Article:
The relation in which he stands to Fate is not uniformly represented in the Homeric poems, and probably the poet had not formed a distinct notion of it. Fate is generally described as emanating from his will, but sometimes he appears to be no more than the minister of a stern necessity, which he wishes in vain to elude.” And Zeus bears to man the relation of “father.” Each mortal who has a supplication to make to him, may address him as Zeu nd-sp, “God (our) Father.” He bears, as one of his most usual titles, the designation of ” Father of gods and men.” As St. Paul says, quoting a Greek poet, “we are his offspring.” The entire passage where these words occur is remarkable, and very instructive on the Grecian idea of Zeus.
“With Zeus begin we — let no mortal voice Leave Zeus unpraised. Zeus fills the haunts of men, The streets, the marts—Zeus fills the sea, the shores, The harbours—everywhere we live in Zeus. We are his offspring too; friendly to man, He gives prognostics ; sets men to their toil By need of daily bread : tells when the land Must be upturned by ploughshare or by spade — What time to plant the olive or the vine — What time to fling on earth the golden grain. For He it was who scattered o’er the sky The shining stars, and fixed them where they are — Provided constellations through the year. To mark the seasons in their changeless course. Wherefore men worship Him—the First—the Last—Their Father— Wonderful—their Help and Shield.” A pantheistic tinge pervades this description ; but still in parts it approaches to some of the most beautiful and sublime expressions of Holy Writ. It presents Zeus to us as omnipresent, beneficent, worthy of perpetual praise, our father, our help and defence, our support and stay. It sets him forth as “wonderful,” or rather “a mighty wonder”— jtiya Oaufia, a being beyond our power to comprehend, whom we must be content to reverence and admire. It recognises him as having hung the stars in the blue vault of heaven, and having set them there “for signs, and for seasons, and for days, and years.” It calls him “the First” and “the Last”—the Alpha and the Omega of being.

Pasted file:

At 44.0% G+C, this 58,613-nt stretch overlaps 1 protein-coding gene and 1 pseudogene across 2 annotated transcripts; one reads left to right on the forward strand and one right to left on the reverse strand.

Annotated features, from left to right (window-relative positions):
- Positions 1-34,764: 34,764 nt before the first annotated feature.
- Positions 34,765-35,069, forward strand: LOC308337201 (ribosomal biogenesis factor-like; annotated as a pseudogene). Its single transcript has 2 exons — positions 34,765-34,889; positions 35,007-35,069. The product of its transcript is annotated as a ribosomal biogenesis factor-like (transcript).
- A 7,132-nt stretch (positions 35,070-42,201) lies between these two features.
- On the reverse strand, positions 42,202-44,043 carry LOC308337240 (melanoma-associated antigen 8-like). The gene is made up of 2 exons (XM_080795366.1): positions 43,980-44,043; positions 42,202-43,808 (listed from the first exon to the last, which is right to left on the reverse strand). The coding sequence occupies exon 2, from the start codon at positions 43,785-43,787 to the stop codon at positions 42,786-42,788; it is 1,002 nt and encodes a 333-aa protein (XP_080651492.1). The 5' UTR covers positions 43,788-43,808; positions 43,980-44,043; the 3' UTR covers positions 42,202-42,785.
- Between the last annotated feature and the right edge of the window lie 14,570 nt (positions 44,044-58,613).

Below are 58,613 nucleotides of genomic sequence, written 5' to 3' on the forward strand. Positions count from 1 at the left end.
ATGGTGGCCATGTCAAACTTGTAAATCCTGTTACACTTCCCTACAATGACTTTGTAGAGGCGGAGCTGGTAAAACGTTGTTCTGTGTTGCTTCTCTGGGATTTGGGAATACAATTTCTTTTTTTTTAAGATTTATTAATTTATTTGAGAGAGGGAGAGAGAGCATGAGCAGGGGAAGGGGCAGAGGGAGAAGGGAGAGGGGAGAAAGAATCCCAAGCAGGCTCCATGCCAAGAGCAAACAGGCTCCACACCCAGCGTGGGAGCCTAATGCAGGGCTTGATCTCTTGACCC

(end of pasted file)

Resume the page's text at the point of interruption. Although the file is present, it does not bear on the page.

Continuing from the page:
Such is the strength of Zeus, according to the Greek idea; but withal there is a weakness about him, which sinks him, not only below the “Almighty” of Scripture, but even below the Ormazd of the Persians. He has a material frame, albeit of an ethereal and subtle fibre; and requires material sustenance. According to some of the myths, he was born in time ; according to all, he was once a god of small power. Heaven had its revolutions in
the Greek system : and as the sovereignty of Olympus had passed from Uranus to Cronus, and from Cronus to Zeus in former times, so in the future it might pass, and according to some, was doomed to pass, from Zeus to another. Nor was he without moral defect. A rebellious son, a faithless husband, not always a kind father, he presented to the moral consciousness no perfect pattern for man’s imitation, but a strange and monstrous combination of wickedness with high qualities, of weakness with strength, of good with evil.
*Note from Phil – Zeus is the Greek counterpart of the Roman God Jupiter, which is associated with the planet of the same name. The largest planet in the solar system.